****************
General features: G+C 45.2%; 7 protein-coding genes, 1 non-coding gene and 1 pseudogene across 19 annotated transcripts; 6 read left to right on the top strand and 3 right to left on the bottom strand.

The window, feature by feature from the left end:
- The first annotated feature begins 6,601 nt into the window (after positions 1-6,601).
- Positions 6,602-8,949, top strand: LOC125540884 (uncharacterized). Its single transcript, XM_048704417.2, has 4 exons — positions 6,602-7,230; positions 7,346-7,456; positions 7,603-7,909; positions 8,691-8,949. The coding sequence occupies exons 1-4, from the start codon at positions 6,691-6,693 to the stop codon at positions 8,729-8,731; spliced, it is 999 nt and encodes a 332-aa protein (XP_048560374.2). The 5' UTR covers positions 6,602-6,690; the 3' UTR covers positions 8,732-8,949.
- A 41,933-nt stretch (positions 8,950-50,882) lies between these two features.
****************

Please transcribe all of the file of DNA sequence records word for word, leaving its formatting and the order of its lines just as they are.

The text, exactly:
General features: G+C 45.2%; 7 protein-coding genes, 1 non-coding gene and 1 pseudogene across 19 annotated transcripts; 6 read left to right on the top strand and 3 right to left on the bottom strand.

The window, feature by feature from the left end:
- The first annotated feature begins 6,601 nt into the window (after positions 1-6,601).
- Positions 6,602-8,949, top strand: LOC125540884 (uncharacterized). Its single transcript, XM_048704417.2, has 4 exons — positions 6,602-7,230; positions 7,346-7,456; positions 7,603-7,909; positions 8,691-8,949. The coding sequence occupies exons 1-4, from the start codon at positions 6,691-6,693 to the stop codon at positions 8,729-8,731; spliced, it is 999 nt and encodes a 332-aa protein (XP_048560374.2). The 5' UTR covers positions 6,602-6,690; the 3' UTR covers positions 8,732-8,949.
- A 41,933-nt stretch (positions 8,950-50,882) lies between these two features.